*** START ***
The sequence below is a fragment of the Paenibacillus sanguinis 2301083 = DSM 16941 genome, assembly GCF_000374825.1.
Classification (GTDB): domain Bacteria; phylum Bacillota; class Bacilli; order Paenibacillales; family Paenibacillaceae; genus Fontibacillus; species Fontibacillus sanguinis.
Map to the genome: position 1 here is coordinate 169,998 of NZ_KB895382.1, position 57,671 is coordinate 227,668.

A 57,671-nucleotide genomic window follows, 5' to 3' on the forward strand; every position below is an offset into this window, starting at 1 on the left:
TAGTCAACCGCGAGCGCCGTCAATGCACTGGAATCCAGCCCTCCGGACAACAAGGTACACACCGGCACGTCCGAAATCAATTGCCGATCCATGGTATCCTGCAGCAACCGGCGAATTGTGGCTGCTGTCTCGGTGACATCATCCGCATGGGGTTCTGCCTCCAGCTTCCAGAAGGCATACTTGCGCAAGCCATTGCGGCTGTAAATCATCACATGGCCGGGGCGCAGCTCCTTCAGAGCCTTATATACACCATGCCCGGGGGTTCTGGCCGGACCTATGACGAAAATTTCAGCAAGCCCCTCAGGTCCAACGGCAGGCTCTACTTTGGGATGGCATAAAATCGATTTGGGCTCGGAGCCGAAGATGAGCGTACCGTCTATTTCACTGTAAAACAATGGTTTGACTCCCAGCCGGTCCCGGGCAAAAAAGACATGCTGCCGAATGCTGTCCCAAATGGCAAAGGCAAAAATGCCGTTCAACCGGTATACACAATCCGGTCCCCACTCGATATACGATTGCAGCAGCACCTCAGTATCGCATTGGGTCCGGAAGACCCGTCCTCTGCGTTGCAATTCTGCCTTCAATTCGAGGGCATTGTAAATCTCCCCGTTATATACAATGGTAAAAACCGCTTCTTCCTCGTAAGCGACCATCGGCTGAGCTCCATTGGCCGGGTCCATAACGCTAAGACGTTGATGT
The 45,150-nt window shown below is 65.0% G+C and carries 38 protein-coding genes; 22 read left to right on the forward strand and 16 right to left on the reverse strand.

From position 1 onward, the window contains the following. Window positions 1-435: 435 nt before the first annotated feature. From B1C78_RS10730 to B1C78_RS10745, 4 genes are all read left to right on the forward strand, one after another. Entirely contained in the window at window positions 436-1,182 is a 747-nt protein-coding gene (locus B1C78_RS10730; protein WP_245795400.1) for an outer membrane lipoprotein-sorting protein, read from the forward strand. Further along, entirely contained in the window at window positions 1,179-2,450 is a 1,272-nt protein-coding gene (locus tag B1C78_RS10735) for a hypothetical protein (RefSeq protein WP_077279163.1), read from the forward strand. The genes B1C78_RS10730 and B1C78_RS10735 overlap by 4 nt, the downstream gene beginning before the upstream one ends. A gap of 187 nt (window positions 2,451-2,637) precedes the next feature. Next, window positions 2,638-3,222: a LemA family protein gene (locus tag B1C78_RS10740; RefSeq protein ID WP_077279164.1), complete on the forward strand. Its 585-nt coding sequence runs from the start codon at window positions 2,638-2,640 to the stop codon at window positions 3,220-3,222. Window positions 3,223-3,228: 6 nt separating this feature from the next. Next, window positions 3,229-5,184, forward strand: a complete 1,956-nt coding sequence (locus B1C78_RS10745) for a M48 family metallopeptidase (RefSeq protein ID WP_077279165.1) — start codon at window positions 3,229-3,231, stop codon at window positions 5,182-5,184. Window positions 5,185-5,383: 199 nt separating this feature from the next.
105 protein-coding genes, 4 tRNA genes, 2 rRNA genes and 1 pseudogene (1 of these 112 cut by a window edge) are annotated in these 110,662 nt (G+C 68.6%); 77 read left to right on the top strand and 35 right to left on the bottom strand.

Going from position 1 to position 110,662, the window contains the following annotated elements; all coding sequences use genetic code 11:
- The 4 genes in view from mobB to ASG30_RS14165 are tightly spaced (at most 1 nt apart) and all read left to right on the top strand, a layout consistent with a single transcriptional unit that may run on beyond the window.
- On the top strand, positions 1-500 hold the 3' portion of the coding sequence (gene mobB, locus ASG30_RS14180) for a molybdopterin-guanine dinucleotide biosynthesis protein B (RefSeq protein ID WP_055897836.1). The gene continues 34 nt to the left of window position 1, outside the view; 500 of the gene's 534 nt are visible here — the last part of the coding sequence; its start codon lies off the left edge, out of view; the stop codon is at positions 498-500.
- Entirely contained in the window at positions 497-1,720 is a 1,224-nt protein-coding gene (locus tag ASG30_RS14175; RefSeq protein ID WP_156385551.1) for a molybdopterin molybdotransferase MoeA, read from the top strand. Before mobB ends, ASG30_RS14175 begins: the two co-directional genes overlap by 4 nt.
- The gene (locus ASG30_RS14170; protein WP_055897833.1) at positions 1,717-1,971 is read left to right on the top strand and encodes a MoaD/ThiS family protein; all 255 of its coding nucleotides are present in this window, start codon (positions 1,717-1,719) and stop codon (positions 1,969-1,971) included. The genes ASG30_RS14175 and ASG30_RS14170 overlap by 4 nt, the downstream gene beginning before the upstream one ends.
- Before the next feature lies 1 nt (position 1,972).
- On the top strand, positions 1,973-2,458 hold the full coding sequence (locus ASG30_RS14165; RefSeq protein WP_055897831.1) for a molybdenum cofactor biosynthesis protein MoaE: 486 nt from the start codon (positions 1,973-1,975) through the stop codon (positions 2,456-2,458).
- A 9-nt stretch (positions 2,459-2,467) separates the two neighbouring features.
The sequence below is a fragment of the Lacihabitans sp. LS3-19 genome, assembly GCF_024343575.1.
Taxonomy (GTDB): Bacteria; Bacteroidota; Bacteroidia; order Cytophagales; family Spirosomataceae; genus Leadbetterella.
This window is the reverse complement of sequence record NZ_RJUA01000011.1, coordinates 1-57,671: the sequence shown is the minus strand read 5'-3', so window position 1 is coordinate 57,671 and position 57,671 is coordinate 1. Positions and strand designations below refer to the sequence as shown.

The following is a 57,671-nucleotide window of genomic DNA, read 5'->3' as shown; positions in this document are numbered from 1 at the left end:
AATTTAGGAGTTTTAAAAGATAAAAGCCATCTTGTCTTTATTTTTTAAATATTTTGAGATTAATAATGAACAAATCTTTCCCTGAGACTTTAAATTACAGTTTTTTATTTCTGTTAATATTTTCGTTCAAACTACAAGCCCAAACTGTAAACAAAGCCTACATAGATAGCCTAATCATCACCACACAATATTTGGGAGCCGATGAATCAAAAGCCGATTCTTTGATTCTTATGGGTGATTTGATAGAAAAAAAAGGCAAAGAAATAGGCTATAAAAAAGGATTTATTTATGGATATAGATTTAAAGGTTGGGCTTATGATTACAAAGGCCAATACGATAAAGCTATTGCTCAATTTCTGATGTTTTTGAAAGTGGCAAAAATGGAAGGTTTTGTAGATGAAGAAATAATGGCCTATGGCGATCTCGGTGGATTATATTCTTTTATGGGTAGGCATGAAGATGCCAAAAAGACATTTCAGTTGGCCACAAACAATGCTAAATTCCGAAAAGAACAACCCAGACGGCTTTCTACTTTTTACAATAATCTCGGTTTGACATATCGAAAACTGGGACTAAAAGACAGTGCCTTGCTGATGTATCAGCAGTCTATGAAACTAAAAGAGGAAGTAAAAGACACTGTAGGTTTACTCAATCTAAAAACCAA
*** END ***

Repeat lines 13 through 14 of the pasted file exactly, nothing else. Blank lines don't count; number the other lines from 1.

- The gene (locus ASG30_RS14170; protein WP_055897833.1) at positions 1,717-1,971 is read left to right on the top strand and encodes a MoaD/ThiS family protein; all 255 of its coding nucleotides are present in this window, start codon (positions 1,717-1,719) and stop codon (positions 1,969-1,971) included. The genes ASG30_RS14175 and ASG30_RS14170 overlap by 4 nt, the downstream gene beginning before the upstream one ends.
- Before the next feature lies 1 nt (position 1,972).